The trillion-dollar quest to make green steel
But the main explanation for steel’s giant carbon footprint is that, globally, most steel is still made by heating fossil fuels to turn raw iron ore into finished metal — a process that generates 90 percent of CO2 emissions from steel, along with a toxic soup of heavy metals and air pollution. While recycled steel can displace some of the demand for “primary” steel, it doesn’t diminish the need to clean up or replace coal-fueled furnaces.
Most likely, that shift will include using hydrogen to process iron ore for steelmaking. Only one facility in the world is currently doing this at any meaningful scale: the $180 million Hybrit project in Sweden. However, dozens of projects involving hydrogen are in various stages of development worldwide. Sweden’s H2 Green Steel recently raised $1.6 billion to build the world’s first large-scale, hydrogen-fueled plant, while Chinese steelmaker HBIS Group said it produced its first batch of hydrogen-infused iron.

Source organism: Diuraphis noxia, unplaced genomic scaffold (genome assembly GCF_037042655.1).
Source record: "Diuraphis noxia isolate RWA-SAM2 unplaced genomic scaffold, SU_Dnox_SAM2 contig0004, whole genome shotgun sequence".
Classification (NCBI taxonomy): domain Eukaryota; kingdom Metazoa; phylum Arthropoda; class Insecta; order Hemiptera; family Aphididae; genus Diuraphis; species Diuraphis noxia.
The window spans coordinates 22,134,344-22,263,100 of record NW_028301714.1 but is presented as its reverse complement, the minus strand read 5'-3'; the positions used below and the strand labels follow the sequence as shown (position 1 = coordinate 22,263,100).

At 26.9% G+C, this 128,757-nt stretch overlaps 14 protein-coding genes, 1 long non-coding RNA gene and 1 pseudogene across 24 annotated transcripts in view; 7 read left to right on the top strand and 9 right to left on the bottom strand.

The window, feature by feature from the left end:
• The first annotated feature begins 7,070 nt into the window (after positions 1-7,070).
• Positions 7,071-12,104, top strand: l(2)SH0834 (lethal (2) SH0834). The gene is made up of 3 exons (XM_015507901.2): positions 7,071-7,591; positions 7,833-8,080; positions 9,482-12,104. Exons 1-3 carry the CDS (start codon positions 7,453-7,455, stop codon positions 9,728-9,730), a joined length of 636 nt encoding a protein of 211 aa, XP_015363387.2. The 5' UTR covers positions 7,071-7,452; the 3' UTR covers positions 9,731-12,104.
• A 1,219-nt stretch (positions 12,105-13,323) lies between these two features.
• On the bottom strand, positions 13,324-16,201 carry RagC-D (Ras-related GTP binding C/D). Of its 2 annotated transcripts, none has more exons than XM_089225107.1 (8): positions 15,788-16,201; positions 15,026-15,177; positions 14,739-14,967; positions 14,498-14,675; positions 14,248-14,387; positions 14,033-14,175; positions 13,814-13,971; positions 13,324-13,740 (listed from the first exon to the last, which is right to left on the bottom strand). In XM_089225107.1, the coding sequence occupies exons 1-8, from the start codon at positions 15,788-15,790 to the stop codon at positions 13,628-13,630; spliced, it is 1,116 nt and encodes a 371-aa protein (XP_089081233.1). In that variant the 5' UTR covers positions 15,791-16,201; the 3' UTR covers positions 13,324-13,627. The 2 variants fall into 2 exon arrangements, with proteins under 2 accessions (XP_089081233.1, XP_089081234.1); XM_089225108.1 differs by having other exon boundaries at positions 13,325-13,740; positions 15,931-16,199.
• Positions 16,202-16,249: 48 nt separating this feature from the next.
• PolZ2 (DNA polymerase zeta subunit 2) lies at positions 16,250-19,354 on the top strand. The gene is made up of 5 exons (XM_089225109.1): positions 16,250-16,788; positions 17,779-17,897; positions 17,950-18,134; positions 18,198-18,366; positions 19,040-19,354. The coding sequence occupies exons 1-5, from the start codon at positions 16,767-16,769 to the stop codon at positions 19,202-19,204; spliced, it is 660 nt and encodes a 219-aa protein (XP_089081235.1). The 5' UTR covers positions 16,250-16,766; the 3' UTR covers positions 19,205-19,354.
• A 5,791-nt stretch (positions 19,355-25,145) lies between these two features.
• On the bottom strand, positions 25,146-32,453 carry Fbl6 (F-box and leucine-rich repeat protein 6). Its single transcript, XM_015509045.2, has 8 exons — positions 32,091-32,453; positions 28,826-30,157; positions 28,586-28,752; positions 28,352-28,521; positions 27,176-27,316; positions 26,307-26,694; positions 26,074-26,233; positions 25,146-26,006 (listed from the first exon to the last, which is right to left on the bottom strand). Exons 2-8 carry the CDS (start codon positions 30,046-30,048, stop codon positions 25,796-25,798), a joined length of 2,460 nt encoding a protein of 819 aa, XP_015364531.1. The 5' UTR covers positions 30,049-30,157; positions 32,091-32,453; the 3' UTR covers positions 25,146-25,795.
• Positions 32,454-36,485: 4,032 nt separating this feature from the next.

Undoubtedly, the steel industry’s transformation will require countries to build significantly more renewable energy capacity, both to power electricity-driven furnaces and to produce “green” hydrogen, of which very little is available today worldwide. Down the line, next-generation technologies developed by startups such as Electra and Boston Metal could make it cheaper and easier to produce green steel. All told, decarbonizing iron and steel is expected to require $1.4 trillion of investment by midcentury.
In 2021, three years after construction began, the Hybrit plant successfully produced the world’s first steel reduced by 100 percent fossil-free hydrogen,” which it delivered to Swedish automaker Volvo Group. To date, Pei said the facility has produced about 2,000 metric tons of DRI, also known as “sponge iron.” For comparison, that’s roughly the average amount of steel needed to make over 2,200 cars.